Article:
Indian Scientists in the US Co-Create a Battery-Free Mobile

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Two Indian scientists at University of Washington, along with their team have made a battery-free mobile.

Can we dream of having a battery-free cell phone, which operates on consuming only a few microwatts of power? Such a creation would allow mobile phones to communicate without the need of batteries. They could derive minuscule power from cheap and lightweight energy sources. These include radio signals and photodiodes instead of bulky and costly solar cells. Mobile phones need to perform multiple basic operations. They are capable of sensing speech at the device, transmitting it to the base station, receiving speech information from the base station, and finally actuating the speaker/earphones. Can it perform all these operations in real time using only a few microwatts of power?

The researchers of University of Washington have invented the cell phone that does not require any batteries — a great jump forward in moving beyond chargers, cords, and dying phones. The phone, on the other end, yields the few microwatts of power it requires from either ambient radio signals or light.

The team also made Skype calls using its battery-free phone, demonstrating that the prototype made of commercial, off-the-shelf components can receive and transmit speech and communicate with a base station.

A bit About the Battery-Free Creators

This research was led by Vamsi Talla, an alumnus of Delhi Public School, Panipat refinery and a B.Tech from IIT Guwahati who went onto do his MS and Ph.D. in Electrical Engineering at Washington State University in the US. Talla’s co-author and co-researcher is Shyam Gollakota, the alumnus of IIT Madras, who did his MS and D at MIT, the US. He is the associate professor in the Department of Computer Science and Engineering at the University of Washington where he leads the Networks and Mobile Systems Lab. With Talla, he is a co-founder of Jeeva Wireless.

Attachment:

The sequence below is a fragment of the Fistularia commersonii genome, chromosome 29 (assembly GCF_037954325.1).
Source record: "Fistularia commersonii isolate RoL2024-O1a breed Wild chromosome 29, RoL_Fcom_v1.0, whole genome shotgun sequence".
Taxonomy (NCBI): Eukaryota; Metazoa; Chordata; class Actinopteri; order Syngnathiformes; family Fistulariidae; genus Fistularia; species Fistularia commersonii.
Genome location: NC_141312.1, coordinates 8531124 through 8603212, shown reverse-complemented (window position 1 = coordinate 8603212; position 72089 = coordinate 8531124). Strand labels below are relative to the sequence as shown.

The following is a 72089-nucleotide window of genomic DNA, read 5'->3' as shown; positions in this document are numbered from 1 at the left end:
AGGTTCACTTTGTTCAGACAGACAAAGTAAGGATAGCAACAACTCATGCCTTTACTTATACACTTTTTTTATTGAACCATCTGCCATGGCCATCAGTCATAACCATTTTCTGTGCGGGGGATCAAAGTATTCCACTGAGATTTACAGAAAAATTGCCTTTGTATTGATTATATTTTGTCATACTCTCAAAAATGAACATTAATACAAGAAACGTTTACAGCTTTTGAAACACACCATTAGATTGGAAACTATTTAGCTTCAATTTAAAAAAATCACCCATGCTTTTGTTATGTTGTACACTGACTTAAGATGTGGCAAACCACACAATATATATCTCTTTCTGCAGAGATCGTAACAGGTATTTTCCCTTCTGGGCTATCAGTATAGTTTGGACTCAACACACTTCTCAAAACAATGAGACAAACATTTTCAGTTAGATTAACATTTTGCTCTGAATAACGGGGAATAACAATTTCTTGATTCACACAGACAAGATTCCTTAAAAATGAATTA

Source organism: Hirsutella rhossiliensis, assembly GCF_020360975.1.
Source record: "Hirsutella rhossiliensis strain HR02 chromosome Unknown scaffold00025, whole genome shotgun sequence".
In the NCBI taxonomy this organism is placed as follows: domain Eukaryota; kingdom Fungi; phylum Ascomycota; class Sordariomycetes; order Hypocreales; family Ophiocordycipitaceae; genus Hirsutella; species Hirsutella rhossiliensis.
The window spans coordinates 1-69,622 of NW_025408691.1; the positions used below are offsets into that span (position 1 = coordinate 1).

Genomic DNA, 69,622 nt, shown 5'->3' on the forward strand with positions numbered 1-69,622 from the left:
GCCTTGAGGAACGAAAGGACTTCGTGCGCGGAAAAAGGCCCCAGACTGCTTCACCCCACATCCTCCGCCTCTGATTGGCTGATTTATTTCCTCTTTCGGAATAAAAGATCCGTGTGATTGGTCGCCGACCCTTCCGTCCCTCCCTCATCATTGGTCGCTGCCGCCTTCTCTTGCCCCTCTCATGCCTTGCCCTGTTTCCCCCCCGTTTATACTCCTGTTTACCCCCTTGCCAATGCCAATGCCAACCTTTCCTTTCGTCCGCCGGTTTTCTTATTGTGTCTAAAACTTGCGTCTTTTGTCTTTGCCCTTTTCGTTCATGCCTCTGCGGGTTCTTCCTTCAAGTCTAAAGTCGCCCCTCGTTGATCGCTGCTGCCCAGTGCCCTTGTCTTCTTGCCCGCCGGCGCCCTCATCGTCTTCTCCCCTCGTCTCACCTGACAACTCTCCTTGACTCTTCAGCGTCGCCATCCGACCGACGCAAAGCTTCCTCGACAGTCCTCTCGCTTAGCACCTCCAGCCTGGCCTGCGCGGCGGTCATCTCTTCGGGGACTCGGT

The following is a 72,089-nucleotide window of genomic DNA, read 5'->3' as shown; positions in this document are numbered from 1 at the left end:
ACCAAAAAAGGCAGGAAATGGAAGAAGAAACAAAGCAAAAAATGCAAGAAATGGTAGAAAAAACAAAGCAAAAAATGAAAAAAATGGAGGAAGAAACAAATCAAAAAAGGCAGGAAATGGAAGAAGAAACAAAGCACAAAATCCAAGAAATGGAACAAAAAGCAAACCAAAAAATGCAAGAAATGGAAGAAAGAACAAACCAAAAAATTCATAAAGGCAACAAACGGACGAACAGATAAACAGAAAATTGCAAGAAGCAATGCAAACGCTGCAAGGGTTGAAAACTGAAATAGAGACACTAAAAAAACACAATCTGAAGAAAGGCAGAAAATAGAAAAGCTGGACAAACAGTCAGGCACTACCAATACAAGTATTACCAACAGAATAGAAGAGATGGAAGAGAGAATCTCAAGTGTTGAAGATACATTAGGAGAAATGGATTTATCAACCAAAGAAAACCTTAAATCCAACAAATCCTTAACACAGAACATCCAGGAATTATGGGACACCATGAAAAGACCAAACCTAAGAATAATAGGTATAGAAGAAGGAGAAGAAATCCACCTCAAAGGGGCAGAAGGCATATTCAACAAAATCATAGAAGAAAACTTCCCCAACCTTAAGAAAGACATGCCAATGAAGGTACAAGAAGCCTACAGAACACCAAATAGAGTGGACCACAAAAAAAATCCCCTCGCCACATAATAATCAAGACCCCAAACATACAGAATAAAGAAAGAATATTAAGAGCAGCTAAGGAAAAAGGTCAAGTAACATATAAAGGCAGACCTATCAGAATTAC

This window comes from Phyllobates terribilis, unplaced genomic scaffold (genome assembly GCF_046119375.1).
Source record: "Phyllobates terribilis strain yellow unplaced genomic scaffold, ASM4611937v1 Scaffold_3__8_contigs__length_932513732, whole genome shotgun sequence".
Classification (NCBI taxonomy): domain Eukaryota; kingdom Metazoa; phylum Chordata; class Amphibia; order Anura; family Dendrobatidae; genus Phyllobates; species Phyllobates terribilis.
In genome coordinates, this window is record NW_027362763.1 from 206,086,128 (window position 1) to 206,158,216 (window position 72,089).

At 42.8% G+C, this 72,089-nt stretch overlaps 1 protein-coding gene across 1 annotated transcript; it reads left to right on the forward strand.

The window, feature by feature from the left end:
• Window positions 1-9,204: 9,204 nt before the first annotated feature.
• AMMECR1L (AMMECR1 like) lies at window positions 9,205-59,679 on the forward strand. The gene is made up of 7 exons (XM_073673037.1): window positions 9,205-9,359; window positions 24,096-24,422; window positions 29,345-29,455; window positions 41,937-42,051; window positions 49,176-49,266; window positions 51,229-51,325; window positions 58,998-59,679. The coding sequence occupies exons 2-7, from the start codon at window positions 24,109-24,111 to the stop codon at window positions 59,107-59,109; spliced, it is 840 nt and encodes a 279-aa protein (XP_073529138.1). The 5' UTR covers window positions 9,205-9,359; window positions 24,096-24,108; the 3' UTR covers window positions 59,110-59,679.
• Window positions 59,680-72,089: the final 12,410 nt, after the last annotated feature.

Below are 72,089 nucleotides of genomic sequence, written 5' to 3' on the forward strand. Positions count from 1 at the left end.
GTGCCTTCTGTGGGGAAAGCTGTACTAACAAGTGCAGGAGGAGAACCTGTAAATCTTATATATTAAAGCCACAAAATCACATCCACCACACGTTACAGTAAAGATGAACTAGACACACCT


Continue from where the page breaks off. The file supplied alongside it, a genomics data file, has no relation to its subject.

How Does This Work?

They eliminated the most power-hungry step in most mobile phones by modifying analog signals that convey sound into digital data. This is something that a phone can understand. This process consumes so much energy that it was almost impossible to design a phone that could rely on medium power sources—only until now. Instead, this battery-free cell phone works on the tiny vibrations in a phone’s microphone or speaker. These vibrations occur when a person is talking into a phone or listening to a call. An antenna connected to the components converts the motion into changes in a standard analog radio signal, which are cast out by a cellular base station.

To broadcast speech, the mobile uses vibrations from the technology’s microphone to encode speech patterns in the reflected signals. To receive this speech, it again converts encoded radio signals into sound vibrations that are picked up by the phone’s speaker.

The team designed a custom-base station to send and receive the radio signals. But in real-life circumstances, the technology could be included into a standard cellular network infrastructure or Wi-Fi routers.

Having proved that you can get away with this tiny power, what’s next? The research team now plans to perk up the battery-free phone’s operating range. The scientists are also working on encrypting conversations to make them secure.

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